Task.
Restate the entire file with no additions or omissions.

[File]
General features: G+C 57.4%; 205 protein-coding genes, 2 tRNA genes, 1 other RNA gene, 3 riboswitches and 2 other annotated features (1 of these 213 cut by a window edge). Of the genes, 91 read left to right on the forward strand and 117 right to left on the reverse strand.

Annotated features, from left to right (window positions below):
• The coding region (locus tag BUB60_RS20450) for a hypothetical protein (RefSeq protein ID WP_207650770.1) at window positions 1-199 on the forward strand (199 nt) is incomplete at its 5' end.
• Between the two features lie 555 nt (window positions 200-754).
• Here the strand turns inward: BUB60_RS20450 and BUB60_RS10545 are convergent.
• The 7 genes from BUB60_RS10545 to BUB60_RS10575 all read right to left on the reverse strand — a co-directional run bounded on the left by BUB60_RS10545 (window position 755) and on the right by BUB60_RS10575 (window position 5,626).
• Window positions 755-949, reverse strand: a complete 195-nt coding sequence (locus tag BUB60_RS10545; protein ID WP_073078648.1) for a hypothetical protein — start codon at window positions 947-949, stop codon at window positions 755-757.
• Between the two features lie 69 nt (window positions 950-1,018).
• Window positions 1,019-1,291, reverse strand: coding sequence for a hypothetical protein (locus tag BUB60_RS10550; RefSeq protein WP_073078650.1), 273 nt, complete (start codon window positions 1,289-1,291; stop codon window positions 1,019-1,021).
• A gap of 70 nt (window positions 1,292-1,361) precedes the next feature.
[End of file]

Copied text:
General features: G+C 57.4%; 205 protein-coding genes, 2 tRNA genes, 1 other RNA gene, 3 riboswitches and 2 other annotated features (1 of these 213 cut by a window edge). Of the genes, 91 read left to right on the forward strand and 117 right to left on the reverse strand.

Annotated features, from left to right (window positions below):
• The coding region (locus tag BUB60_RS20450) for a hypothetical protein (RefSeq protein ID WP_207650770.1) at window positions 1-199 on the forward strand (199 nt) is incomplete at its 5' end.
• Between the two features lie 555 nt (window positions 200-754).
• Here the strand turns inward: BUB60_RS20450 and BUB60_RS10545 are convergent.
• The 7 genes from BUB60_RS10545 to BUB60_RS10575 all read right to left on the reverse strand — a co-directional run bounded on the left by BUB60_RS10545 (window position 755) and on the right by BUB60_RS10575 (window position 5,626).
• Window positions 755-949, reverse strand: a complete 195-nt coding sequence (locus tag BUB60_RS10545; protein ID WP_073078648.1) for a hypothetical protein — start codon at window positions 947-949, stop codon at window positions 755-757.
• Between the two features lie 69 nt (window positions 950-1,018).
• Window positions 1,019-1,291, reverse strand: coding sequence for a hypothetical protein (locus tag BUB60_RS10550; RefSeq protein WP_073078650.1), 273 nt, complete (start codon window positions 1,289-1,291; stop codon window positions 1,019-1,021).
• A gap of 70 nt (window positions 1,292-1,361) precedes the next feature.